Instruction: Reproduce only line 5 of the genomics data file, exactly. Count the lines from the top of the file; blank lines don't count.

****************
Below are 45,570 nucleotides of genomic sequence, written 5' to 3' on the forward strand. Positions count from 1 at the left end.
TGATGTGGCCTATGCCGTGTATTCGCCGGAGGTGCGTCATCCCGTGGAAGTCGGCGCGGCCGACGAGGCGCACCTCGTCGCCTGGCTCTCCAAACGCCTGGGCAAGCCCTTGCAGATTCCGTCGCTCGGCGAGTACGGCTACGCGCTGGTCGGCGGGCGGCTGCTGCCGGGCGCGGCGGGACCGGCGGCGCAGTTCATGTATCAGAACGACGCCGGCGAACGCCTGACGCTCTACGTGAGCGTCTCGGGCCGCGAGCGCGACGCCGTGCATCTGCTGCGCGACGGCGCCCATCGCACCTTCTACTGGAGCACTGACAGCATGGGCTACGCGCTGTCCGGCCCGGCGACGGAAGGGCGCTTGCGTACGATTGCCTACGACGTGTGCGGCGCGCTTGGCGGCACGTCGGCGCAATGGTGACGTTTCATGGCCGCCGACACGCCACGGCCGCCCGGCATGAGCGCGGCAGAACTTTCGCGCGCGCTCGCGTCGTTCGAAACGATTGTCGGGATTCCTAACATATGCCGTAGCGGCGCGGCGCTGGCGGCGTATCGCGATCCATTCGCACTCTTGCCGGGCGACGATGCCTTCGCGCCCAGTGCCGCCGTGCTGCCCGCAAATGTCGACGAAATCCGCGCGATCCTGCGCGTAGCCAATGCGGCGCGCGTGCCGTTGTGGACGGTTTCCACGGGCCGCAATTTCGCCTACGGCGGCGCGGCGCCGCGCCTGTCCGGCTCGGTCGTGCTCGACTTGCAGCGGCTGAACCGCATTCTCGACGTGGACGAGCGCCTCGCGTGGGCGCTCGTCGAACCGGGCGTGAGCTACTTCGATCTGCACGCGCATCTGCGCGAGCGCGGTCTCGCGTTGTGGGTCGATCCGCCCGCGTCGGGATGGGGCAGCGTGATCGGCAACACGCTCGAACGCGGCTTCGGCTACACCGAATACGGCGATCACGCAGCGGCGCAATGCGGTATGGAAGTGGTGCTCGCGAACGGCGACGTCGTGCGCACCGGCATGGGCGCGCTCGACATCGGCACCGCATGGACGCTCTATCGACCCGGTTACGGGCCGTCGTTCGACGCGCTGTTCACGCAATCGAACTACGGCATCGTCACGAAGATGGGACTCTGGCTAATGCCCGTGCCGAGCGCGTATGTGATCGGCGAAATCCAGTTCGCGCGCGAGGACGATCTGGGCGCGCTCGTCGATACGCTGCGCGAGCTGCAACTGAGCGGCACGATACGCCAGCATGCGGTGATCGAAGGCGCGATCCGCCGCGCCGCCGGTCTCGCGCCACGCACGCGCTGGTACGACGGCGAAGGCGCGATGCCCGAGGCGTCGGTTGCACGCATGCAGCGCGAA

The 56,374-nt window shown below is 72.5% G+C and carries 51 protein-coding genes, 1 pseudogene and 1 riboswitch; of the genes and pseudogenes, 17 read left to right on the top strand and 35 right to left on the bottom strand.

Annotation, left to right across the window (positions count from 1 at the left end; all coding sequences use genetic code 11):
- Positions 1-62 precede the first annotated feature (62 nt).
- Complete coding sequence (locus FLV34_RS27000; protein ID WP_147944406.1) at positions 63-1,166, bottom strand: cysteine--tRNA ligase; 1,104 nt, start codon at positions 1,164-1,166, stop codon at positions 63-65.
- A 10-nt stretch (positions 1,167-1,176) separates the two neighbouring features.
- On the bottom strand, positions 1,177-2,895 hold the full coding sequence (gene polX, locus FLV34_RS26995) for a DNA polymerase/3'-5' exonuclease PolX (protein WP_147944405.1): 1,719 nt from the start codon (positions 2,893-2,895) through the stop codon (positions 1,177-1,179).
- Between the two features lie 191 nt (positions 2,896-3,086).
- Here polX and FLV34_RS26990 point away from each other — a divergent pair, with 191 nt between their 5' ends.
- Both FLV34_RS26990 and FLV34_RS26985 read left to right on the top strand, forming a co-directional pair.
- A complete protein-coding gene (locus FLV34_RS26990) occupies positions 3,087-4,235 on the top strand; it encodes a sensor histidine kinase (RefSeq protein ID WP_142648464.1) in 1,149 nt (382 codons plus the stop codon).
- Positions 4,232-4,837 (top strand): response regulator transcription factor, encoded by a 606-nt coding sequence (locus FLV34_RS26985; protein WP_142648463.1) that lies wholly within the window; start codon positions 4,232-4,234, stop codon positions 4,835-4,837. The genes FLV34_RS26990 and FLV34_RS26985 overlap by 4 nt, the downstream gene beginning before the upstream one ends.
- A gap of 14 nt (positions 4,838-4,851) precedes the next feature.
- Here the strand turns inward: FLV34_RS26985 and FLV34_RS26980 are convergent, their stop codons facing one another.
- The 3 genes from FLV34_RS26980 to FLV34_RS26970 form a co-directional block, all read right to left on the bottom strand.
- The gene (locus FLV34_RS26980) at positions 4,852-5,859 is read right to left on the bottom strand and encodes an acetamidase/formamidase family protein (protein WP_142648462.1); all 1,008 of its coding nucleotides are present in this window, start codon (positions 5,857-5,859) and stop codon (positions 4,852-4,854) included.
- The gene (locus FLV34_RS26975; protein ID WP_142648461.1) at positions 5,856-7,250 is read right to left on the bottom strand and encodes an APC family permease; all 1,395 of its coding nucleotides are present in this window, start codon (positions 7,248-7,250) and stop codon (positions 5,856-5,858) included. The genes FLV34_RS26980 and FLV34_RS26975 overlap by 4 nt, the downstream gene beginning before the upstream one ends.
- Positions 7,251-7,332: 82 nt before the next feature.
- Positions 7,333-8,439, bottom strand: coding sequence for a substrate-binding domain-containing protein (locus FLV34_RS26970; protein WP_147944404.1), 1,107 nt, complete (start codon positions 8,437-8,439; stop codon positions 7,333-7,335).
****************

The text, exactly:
- Positions 1-62 precede the first annotated feature (62 nt).